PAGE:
Infection

, Volume 42, Issue 2, pp 343–350

Epidemiology and risk factors for severe respiratory syncytial virus infections requiring pediatric intensive care admission in Hong Kong children

  • T. F. Leung
  • D. S. Y. Lam
  • T. Y. Miu
  • K. L. Hon
  • C. S. K. Chau
  • S. W. Ku
  • R. S. Y. Lee
  • P. Y. Chow
  • W. K. Chiu
  • D. K. K. Ng
  • on behalf of the Hong Kong Society of Paediatric Respirology (HKSPR) RSV Concern Group
Clinical and Epidemiological Study

Abstract

Purpose

Respiratory syncytial virus (RSV) is a common cause of lower respiratory tract infection in young children. However, there are limited data on severe RSV infection requiring pediatric intensive care unit (PICU) admission. This retrospective study described features of RSV-associated PICU admissions in Hong Kong and investigated factors for mortality and duration of PICU stay.

Methods

Children with laboratory-confirmed RSV infection and admitted to the PICUs of all eight government hospitals in Hong Kong between January 2009 and June 2011 were identified from computerized auditing systems and PICU databases. RSV in respiratory samples was detected by direct immunofluorescence and/or viral culture. The relationships between mortality and PICU duration and demographic and clinical factors were analyzed.

Results

A total of 118 (2.4 %) PICU admissions were identified among 4,912 RSV-positive pediatric cases in all hospitals. Sixty-five (55.6 %) patients were infants. PICU admissions were higher between October and March. Eight (6.8 %) patients died, but only two were infants. RSV-associated mortality was related to prior sick contact, presence of older siblings, neurodevelopmental conditions, chromosomal and genetic diseases, and bacterial co-infections, but none was significant following logistic regression analyses (odds ratio 9.36, 95 % confidence interval 0.91–96.03 for prior sick contact, p = 0.060). Chronic lung disease was the only risk factor for the duration of PICU admission (β = 0.218, p = 0.017).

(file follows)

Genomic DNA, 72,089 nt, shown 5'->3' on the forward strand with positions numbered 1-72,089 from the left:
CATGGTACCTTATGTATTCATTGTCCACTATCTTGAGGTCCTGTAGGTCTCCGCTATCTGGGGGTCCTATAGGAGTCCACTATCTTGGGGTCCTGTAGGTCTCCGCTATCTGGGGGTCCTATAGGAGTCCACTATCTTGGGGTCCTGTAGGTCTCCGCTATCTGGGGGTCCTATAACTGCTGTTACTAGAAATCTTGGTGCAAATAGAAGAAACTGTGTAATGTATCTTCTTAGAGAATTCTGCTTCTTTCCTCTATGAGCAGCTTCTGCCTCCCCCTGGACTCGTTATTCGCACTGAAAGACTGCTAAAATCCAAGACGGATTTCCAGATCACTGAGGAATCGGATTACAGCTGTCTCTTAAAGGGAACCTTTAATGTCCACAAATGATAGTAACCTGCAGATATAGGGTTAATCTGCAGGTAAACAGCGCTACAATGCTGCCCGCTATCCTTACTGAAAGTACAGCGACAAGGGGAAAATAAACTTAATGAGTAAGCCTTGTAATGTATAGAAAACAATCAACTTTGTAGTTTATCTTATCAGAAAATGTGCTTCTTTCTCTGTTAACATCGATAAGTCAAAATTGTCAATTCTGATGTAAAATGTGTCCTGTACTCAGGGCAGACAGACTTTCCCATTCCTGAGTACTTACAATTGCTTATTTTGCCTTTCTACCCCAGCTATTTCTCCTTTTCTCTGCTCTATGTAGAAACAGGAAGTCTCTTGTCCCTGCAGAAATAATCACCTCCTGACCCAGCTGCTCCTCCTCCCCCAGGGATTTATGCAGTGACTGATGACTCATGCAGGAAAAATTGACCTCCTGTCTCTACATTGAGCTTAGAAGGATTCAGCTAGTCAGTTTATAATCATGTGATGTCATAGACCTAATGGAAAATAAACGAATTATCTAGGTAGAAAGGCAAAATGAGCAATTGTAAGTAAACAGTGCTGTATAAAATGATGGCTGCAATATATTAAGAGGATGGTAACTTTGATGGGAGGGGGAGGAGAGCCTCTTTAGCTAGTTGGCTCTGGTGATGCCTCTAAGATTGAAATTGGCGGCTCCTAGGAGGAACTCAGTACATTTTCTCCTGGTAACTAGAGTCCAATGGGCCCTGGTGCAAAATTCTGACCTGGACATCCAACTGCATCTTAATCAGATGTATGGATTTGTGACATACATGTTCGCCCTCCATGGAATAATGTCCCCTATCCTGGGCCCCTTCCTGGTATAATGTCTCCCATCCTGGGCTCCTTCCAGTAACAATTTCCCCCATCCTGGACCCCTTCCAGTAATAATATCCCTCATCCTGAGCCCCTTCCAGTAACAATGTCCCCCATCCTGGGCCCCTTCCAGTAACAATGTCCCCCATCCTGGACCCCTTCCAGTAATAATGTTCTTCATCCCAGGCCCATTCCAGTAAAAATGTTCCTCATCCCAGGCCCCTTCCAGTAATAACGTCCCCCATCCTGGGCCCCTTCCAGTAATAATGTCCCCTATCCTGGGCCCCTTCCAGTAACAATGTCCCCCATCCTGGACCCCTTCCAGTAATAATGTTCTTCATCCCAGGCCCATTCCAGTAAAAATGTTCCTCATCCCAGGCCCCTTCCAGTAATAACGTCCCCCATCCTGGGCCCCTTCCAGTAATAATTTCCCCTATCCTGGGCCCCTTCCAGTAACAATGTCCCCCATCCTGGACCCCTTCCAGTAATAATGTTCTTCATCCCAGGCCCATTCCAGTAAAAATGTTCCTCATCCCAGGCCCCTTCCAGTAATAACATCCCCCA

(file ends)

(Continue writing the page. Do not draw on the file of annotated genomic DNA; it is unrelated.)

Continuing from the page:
Conclusions

The majority of RSV-infected children do not require PICU support. There is winter seasonality for RSV-associated PICU admission in Hong Kong. Prior sick contact is the only risk factor for RSV-associated mortality, whereas the presence of chronic lung disease is associated with longer PICU stay. The current risk-based approach of RSV prophylaxis may not be effective in reducing severe RSV infections.

Keywords

Mortality Pediatric intensive care Respiratory syncytial virus Seasonality 

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Copyright information

© Springer-Verlag Berlin Heidelberg 2013

Authors and Affiliations

  • T. F. Leung
    • 1
  • D. S. Y. Lam
    • 2
  • T. Y. Miu
    • 3
  • K. L. Hon
    • 1
  • C. S. K. Chau
    • 4
  • S. W. Ku
    • 5
  • R. S. Y. Lee
    • 6
  • P. Y. Chow
    • 7
  • W. K. Chiu
    • 8
  • D. K. K. Ng
    • 7
  • on behalf of the Hong Kong Society of Paediatric Respirology (HKSPR) RSV Concern Group
  1. 1.Department of PediatricsThe Chinese University of Hong KongShatinHong Kong
  2. 2.Department of Pediatrics and Adolescent MedicineTuen Mun HospitalTuen MunHong Kong
  3. 3.Department of PediatricsQueen Elizabeth HospitalKowloonHong Kong
  4. 4.Department of Pediatrics and Adolescent MedicineQueen Mary HospitalPokfulamHong Kong
  5. 5.Department of Pediatrics and Adolescent MedicinePamela Youde Nethersole Eastern HospitalChai WanHong Kong
  6. 6.Department of Pediatrics and Adolescent MedicinePrincess Margaret HospitalKowloonHong Kong
  7. 7.Department of PediatricsKwong Wah HospitalKowloonHong Kong
  8. 8.Department of Pediatrics and Adolescent MedicineUnited Christian HospitalKowloonHong Kong

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